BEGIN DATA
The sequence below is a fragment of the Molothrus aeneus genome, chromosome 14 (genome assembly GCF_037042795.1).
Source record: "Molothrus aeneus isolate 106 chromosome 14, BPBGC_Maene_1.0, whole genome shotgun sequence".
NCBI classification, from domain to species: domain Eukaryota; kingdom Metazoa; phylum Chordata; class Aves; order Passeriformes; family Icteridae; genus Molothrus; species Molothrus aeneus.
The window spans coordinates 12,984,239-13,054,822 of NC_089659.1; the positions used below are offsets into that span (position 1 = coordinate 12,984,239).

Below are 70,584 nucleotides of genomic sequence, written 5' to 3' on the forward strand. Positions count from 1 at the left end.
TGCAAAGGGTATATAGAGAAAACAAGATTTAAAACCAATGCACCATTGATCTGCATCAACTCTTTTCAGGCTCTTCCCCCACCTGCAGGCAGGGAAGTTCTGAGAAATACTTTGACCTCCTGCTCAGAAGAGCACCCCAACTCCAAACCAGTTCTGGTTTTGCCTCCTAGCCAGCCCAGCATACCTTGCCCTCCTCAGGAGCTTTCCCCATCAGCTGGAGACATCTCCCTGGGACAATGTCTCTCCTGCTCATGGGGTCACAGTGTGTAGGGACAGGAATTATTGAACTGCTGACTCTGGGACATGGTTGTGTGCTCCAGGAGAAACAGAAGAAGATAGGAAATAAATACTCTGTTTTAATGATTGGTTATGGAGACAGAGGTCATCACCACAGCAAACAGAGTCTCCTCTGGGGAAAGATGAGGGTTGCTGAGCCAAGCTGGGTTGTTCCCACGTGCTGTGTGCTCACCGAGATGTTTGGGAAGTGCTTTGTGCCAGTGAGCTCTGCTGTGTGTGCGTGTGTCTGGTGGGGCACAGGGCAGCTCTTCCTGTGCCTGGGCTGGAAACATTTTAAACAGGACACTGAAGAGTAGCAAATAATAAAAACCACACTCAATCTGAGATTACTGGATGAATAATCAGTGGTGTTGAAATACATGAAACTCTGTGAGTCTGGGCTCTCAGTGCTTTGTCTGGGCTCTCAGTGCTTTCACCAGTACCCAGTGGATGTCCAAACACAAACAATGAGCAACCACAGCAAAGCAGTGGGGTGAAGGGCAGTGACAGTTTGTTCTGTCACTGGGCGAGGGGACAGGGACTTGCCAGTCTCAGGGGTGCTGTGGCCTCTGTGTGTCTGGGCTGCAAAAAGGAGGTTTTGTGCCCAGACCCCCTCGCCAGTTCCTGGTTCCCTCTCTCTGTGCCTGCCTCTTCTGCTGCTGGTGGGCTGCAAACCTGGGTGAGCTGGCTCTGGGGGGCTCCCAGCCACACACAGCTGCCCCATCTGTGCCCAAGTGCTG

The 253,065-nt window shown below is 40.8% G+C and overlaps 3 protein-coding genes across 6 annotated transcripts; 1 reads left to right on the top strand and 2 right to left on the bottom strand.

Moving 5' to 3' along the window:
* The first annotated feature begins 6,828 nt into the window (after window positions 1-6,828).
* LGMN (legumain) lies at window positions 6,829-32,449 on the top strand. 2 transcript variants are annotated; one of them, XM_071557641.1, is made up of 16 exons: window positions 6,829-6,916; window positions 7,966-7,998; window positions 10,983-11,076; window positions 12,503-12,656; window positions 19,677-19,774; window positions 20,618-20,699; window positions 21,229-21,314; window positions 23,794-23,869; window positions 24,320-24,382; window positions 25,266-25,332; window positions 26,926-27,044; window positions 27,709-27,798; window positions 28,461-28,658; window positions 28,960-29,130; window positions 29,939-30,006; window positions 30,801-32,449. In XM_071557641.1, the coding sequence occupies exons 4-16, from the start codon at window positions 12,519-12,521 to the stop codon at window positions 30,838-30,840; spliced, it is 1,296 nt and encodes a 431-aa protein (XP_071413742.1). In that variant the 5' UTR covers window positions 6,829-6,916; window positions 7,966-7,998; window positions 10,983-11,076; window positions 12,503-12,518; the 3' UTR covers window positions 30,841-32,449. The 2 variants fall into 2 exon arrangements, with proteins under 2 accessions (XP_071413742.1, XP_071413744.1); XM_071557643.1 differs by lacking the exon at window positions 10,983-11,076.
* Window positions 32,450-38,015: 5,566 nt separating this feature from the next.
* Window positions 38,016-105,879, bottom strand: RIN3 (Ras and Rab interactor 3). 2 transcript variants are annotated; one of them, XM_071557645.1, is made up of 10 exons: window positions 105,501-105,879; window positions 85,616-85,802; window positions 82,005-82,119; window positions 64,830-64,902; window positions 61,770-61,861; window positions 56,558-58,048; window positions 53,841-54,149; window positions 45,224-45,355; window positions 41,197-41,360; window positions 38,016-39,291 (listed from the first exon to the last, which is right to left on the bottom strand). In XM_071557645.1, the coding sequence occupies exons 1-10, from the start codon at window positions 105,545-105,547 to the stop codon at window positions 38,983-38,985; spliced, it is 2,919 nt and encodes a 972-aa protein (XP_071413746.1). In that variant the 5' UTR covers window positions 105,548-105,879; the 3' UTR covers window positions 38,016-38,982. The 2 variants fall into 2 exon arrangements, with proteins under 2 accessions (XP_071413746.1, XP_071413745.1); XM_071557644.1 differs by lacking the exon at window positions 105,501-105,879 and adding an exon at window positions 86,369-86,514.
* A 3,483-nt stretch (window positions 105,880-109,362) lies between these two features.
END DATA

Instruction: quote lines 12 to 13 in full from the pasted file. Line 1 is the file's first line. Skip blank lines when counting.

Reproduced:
* Window positions 38,016-105,879, bottom strand: RIN3 (Ras and Rab interactor 3). 2 transcript variants are annotated; one of them, XM_071557645.1, is made up of 10 exons: window positions 105,501-105,879; window positions 85,616-85,802; window positions 82,005-82,119; window positions 64,830-64,902; window positions 61,770-61,861; window positions 56,558-58,048; window positions 53,841-54,149; window positions 45,224-45,355; window positions 41,197-41,360; window positions 38,016-39,291 (listed from the first exon to the last, which is right to left on the bottom strand). In XM_071557645.1, the coding sequence occupies exons 1-10, from the start codon at window positions 105,545-105,547 to the stop codon at window positions 38,983-38,985; spliced, it is 2,919 nt and encodes a 972-aa protein (XP_071413746.1). In that variant the 5' UTR covers window positions 105,548-105,879; the 3' UTR covers window positions 38,016-38,982. The 2 variants fall into 2 exon arrangements, with proteins under 2 accessions (XP_071413746.1, XP_071413745.1); XM_071557644.1 differs by lacking the exon at window positions 105,501-105,879 and adding an exon at window positions 86,369-86,514.
* A 3,483-nt stretch (window positions 105,880-109,362) lies between these two features.